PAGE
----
"We need light-touch regulation" says K Madhavan
The 9th edition of the CII Big Picture Summit commenced virtually on 16th and 17th December. K Madhavan, Chairman, CII National Committee on Media & Entertainment and Managing Director, Star & Disney India, gave an inaugural address where summed up the difficult year for the M&E industry in 2020 and how the industry is striving to recover to its pre-COVID-19 levels and get back on track to growth.
For the closing ceremony, Madhavan spoke about the potential of growth in the M&E sector, changes in the film industry, the importance of print and experimenting with technology and content.
The following was his address :-
"Good afternoon, and welcome to the closing ceremony of the exciting Big Picture Summit. This 9th edition, held virtually over the last three days, has seen a great number of exciting discussions, from leaders in the industry, policy-makers, and knowledge experts.
This summit’s theme – Big to Bigger – highlights the possibilities of the Media and Entertainment industry which is currently only about 1% of the country’s GDP. As I mentioned earlier, the industry has the potential to grow from $24 Bn to 100 Billion by 2030, which is what our vision is and our target should be. The potential of the media industry is untapped and humongous.
We are in the business of entertaining viewers, our audiences. The audience demand for entertainment has never been changed – is only going up. But only the mode of distribution has changed. The Television penetration in this country is only 70% - i.e. we have 300 Mn households and even today barely 200 million households are connected to TV. That is another positive thing for the industry, 1/3rd of the market is still away from the television. Television and streaming ARPUs in India remain much lower compared to developed markets. Out of 1.2 Bn mobile phones, only half of them are smartphones – i.e. 600 Million. Mobile phones act today as personal screens and play a major role in content consumption. The number of screens has gone up dramatically from 200 mn to 600 Mn screens, and it is growing.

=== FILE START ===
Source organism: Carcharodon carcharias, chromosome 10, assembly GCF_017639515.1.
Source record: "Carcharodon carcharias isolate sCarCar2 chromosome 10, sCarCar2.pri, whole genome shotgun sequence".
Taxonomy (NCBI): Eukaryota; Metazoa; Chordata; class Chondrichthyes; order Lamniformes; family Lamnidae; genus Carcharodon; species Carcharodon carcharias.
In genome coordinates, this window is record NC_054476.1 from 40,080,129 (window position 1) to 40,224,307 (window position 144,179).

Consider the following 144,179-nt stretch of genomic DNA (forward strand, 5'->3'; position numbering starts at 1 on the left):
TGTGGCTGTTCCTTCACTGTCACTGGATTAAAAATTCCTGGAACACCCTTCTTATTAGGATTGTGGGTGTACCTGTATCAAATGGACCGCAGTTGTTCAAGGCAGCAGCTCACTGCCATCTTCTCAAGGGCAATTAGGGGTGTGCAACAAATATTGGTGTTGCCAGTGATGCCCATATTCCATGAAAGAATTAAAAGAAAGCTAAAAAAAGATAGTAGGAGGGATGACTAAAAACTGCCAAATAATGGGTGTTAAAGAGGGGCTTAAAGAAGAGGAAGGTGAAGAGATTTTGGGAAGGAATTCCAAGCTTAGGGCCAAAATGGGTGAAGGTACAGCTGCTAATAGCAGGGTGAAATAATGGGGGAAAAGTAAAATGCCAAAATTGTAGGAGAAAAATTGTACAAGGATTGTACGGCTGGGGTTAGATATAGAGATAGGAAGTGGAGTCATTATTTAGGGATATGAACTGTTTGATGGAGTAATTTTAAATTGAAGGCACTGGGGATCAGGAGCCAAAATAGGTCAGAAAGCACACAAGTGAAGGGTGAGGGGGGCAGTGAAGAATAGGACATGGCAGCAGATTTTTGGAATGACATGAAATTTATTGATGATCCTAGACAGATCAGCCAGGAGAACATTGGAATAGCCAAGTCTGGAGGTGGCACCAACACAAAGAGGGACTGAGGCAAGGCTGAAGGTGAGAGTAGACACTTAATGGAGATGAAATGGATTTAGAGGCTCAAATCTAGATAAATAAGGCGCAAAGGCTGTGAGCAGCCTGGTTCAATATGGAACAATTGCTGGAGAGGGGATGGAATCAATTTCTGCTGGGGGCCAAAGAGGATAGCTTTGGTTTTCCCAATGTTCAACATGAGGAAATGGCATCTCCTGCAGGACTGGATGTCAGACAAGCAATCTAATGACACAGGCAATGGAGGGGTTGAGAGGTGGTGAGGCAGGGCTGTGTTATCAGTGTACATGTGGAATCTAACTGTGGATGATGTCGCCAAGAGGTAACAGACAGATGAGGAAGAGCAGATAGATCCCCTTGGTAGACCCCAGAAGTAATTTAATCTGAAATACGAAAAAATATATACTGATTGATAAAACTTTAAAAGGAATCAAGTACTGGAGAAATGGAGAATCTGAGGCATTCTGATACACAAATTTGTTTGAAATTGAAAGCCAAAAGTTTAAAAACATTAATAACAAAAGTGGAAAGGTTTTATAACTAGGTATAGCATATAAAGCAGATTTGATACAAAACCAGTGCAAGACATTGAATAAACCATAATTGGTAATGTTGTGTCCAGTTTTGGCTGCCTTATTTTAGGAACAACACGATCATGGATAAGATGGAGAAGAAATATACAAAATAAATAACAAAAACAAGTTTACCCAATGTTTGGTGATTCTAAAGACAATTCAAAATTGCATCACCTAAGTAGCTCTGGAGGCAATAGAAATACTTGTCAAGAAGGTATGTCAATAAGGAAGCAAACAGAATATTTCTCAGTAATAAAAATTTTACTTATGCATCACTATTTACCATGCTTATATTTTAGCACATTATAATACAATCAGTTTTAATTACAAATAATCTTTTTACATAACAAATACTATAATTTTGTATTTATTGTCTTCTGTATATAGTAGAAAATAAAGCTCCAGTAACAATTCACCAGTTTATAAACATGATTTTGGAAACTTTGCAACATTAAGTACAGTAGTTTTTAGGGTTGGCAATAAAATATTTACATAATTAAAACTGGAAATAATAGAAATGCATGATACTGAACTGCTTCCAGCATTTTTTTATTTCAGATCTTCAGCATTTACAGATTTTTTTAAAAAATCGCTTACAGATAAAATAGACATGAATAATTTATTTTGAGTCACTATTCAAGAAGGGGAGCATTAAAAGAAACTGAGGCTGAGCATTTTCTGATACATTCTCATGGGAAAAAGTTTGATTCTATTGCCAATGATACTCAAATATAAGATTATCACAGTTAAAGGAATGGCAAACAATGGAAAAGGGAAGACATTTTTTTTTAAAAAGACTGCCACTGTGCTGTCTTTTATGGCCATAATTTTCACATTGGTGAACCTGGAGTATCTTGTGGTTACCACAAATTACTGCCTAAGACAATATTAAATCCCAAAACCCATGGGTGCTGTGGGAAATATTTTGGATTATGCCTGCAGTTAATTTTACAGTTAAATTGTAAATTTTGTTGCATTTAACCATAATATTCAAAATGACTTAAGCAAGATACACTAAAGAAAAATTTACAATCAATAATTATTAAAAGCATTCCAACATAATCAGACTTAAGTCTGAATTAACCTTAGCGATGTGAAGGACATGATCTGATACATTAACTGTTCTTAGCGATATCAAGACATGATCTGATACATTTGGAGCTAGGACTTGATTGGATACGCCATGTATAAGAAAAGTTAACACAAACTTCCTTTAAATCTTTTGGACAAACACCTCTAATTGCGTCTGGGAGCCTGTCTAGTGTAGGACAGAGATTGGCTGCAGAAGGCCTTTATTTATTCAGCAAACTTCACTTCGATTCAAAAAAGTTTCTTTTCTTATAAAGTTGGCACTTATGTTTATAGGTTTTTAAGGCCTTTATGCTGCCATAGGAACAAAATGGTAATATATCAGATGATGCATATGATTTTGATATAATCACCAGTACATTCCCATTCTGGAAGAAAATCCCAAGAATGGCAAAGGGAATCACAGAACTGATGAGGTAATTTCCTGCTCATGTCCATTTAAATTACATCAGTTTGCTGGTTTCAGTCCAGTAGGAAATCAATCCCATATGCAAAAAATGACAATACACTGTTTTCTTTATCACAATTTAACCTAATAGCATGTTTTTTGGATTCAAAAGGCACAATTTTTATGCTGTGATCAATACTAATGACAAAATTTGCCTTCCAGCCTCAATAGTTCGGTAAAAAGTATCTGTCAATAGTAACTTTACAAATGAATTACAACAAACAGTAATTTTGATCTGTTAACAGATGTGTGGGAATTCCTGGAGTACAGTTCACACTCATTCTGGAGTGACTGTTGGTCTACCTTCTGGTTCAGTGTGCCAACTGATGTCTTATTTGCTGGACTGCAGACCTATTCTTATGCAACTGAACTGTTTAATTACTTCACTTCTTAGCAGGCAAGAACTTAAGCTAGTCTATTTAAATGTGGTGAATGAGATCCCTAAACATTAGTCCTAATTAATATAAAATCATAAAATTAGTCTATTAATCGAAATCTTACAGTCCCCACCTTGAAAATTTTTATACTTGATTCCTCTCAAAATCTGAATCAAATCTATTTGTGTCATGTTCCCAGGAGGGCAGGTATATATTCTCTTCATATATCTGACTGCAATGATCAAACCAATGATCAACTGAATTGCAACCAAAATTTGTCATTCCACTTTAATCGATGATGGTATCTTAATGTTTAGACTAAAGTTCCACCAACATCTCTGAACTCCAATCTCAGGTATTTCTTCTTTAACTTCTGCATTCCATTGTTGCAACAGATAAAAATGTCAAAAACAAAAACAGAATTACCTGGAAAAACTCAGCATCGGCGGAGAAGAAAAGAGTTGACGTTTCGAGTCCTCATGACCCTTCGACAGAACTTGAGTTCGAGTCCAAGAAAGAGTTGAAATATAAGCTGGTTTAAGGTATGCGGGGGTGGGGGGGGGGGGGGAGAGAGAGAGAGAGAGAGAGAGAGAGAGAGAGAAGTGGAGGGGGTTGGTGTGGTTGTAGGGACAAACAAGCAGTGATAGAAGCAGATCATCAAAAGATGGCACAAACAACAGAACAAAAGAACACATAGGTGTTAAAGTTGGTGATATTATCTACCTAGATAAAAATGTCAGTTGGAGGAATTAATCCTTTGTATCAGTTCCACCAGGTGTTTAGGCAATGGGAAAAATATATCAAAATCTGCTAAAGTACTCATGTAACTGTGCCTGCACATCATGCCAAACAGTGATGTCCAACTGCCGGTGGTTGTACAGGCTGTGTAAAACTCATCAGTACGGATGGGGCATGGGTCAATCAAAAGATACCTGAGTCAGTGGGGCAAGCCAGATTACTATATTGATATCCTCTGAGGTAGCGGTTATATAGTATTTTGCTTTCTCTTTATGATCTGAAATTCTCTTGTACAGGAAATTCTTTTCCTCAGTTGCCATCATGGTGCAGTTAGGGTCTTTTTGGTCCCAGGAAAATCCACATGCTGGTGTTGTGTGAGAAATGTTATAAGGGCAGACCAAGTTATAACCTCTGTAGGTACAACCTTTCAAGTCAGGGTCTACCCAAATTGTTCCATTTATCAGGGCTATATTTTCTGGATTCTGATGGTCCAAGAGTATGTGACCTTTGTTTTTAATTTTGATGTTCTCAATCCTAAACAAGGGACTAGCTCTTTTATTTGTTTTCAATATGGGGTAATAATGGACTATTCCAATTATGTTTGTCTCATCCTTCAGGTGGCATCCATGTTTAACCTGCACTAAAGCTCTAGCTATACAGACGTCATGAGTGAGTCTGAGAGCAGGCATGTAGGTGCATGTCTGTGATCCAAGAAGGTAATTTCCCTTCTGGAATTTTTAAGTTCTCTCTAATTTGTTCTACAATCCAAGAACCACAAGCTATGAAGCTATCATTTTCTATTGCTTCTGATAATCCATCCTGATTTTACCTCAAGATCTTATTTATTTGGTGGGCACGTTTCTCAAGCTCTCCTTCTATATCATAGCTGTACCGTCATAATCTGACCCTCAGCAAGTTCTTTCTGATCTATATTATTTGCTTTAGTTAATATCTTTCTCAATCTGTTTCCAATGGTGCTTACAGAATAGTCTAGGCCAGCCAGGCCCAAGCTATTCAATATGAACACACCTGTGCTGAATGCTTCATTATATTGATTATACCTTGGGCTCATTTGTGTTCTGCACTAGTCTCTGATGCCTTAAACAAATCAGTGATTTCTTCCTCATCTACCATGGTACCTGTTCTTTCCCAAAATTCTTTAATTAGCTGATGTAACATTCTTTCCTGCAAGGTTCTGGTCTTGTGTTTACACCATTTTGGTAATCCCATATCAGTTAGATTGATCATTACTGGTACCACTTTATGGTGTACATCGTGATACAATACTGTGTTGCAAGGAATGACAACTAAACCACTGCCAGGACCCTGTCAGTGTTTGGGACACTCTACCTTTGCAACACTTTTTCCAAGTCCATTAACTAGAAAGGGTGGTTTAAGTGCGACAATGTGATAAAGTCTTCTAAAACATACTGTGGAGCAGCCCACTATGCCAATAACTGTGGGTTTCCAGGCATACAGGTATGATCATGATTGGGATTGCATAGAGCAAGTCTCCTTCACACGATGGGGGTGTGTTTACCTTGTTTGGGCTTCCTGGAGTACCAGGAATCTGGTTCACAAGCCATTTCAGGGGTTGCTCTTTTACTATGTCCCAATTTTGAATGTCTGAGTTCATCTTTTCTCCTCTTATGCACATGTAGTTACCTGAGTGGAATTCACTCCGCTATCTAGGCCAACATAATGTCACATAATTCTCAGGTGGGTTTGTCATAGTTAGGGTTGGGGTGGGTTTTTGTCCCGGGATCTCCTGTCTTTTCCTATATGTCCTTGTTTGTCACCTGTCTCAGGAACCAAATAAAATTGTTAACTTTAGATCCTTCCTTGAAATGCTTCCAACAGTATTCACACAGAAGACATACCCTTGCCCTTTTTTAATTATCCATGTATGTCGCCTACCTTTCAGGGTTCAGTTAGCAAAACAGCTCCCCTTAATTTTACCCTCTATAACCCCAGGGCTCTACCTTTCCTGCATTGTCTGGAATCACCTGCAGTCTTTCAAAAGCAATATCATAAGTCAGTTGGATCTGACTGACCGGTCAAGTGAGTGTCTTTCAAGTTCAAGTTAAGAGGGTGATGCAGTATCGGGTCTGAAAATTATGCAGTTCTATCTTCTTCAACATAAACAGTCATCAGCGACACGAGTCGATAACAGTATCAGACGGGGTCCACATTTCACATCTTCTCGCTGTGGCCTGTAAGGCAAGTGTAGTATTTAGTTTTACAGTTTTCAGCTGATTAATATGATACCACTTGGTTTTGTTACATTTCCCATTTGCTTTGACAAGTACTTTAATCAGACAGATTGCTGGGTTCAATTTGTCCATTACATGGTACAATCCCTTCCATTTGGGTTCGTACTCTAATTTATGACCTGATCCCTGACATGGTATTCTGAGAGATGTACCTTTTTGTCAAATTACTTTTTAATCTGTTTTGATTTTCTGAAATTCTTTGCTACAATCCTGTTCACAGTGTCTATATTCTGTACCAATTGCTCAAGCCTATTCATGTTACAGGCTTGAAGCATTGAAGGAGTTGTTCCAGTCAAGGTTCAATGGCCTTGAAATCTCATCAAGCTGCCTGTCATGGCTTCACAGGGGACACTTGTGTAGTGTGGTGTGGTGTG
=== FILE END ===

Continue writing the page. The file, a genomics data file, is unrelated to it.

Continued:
On the film industry – it was passing through a critical phase. It suffered in theatrical revenue in 2020, but they grew in digital and non-linear space, which is expected to grow at ~30% CAGR in the coming two years. The film industry has to take full advantage of new forms of distribution, to expand to new markets. For example, Hollywood has been earning almost 50% of its theatrical revenues from outside the United States. Whereas In India, it is just 10-12%. Our content must be created with a global appeal for global audiences and distributed around the world.
The Print sector still accounts for nearly 20,000 Cr rupees of advertisements, as part of its overall 30,000 Cr of revenue. In the last few years, growth in Print has come from the Regional markets, where the focus is on local and hyper-local news. Across the world, reputed publishers in the print space have expanded their operations to podcasts, online apps, and other extensions – all run on a subscription model. In India, there has recently been a rise in subscription-only journalism, especially online.
Technology is no longer just an enabler for delivering content, but it can play an essential role in the content itself. Artificial intelligence can take the consumer experience to the next level – whether in gaming or simply in personalized recommendations for what consumers should watch. Interactive games could be the future of education – especially now that most children are learning from home.
Animation and Visual Effects are also at an inflection point. India has less than 10% of the global market share in VFX and Animation, despite costs being almost 1/5th of developed markets. An effort in creating a skilled production base and offering incentives will help India capture a larger share of the growing global market.
The most important point, which I mentioned in our opening remarks, is that we need light-touch regulation. The industry needs to be able to experiment with content and technology, needs to be able to invest in growth – for which you need huge support of capital. The regulatory framework has to be supportive to grow the sector. We hope that through continued discussion and collaboration with the policymakers, we will be able to fully implement the principles of ‘Ease of Doing Business’